- A randomized clinical trial of buprenorphine for prisoners: Findings at 12-months post-release. [Journal Article]
- DADrug Alcohol Depend 2017 Jan 11; 172:34-42
- CONCLUSIONS: Although initiating buprenorphine treatment in prison compared to after-release was associated with more days receiving buprenorphine treatment in the designated community treatment program during the 12-months post-release assessment, it was not associated with superior outcomes in terms of heroin and cocaine use and criminal behavior.
- NON-BUPRENORPHINE OPIOID UTILIZATION AMONG PATIENTS USING BUPRENORPHINE. [Journal Article]
- AAddiction 2017 Jan 20
- CONCLUSIONS: The use of buprenorphine for the treatment of opioid use disorder has increased markedly in the United States. However, a substantial proportion of patients fill prescriptions for non-buprenorphine opioids during and following such treatment.
- Treatment Outcome Comparison Between Telepsychiatry and Face-to-face Buprenorphine Medication-assisted Treatment for Opioid Use Disorder: A 2-Year Retrospective Data Analysis. [Journal Article]
- JAJ Addict Med 2017 Jan 19
- CONCLUSIONS: We did not find any significant statistical difference between telepsychiatry buprenorphine MAT intervention through videoconference and face-to-face MAT treatment in our Comprehensive Opioid Addiction Treatment model for individuals diagnosed with opioid use disorder in terms of additional substance use, average time to 30 and 90 days of abstinence, and treatment retention rates.
- Defined daily doses (DDD) do not accurately reflect opioid doses used in contemporary chronic pain treatment. [Journal Article]
- PDPharmacoepidemiol Drug Saf 2017 Jan 19
- CONCLUSIONS: For many opioids, there are key differences between the actual doses used in clinical practice and the WHO's DDDs. The interpretation of opioid utilisation studies using population-level DDDs may be limited, and a recalibration of the DDD for many opioids or the reporting of opioid utilisation in oral morphine equivalent doses is recommended. Copyright © 2017 John Wiley & Sons, Ltd.
- Rifampicin decreases exposure to sublingual buprenorphine in healthy subjects. [Journal Article]
- PRPharmacol Res Perspect 2016; 4(6):e00271
- Buprenorphine is mainly metabolized by the cytochrome P450 (CYP) 3A4 enzyme. The aim of this study was to evaluate the role of first-pass metabolism in the interaction of rifampicin and analgesic dos...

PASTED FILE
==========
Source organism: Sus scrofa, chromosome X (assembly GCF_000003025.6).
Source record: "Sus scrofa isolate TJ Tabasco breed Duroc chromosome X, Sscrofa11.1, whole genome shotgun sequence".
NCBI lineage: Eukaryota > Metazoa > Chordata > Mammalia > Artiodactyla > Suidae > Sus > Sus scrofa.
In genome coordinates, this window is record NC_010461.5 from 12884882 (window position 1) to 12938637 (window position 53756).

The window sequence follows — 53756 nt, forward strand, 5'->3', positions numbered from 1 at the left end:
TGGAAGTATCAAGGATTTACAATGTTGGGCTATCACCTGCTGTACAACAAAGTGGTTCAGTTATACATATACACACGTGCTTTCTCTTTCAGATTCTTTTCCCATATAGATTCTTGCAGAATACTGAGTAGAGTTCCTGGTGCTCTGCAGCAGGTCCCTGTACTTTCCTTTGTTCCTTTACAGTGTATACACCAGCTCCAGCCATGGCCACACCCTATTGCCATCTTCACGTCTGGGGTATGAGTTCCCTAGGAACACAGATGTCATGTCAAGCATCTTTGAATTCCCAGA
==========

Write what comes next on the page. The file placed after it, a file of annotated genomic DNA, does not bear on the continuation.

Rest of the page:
Buprenorphine is mainly metabolized by the cytochrome P450 (CYP) 3A4 enzyme. The aim of this study was to evaluate the role of first-pass metabolism in the interaction of rifampicin and analgesic doses of buprenorphine. A four-session paired cross-over study design was used. Twelve subjects ingested either 600 mg oral rifampicin or placebo once daily in a randomized order for 7 days. In the first part of the study, subjects were given 0.6-mg (placebo phase) or 0.8-mg (rifampicin phase) buprenorphine sublingually on day 7. In the second part of the study, subjects received 0.4-mg buprenorphine intravenously. Plasma concentrations of buprenorphine and urine concentrations of buprenorphine and its primary metabolite norbuprenorphine were measured over 18 h. Adverse effects were recorded. Rifampicin decreased the mean area under the dose-corrected plasma concentration-time curve (AUC 0-18) of sublingual buprenorphine by 25% (geometric mean ratio (GMR): 0.75; 90% confidence interval (CI) of GMR: 0.60, 0.93) and tended to decrease the bioavailability of sublingual buprenorphine, from 22% to 16% (P = 0.31). Plasma concentrations of intravenously administered buprenorphine were not influenced by rifampicin. The amount of norbuprenorphine excreted in the urine was decreased by 65% (P < 0.001) and 52% (P < 0.001) after sublingual and intravenous administration, respectively, by rifampicin. Adverse effects were frequent. Rifampicin decreases the exposure to sublingual but not intravenous buprenorphine. This can be mainly explained by an enhancement of CYP3A-mediated first-pass metabolism, which sublingual buprenorphine only partially bypasses. Concomitant use of rifampicin and low-dose sublingual buprenorphine may compromise the analgesic effect of buprenorphine.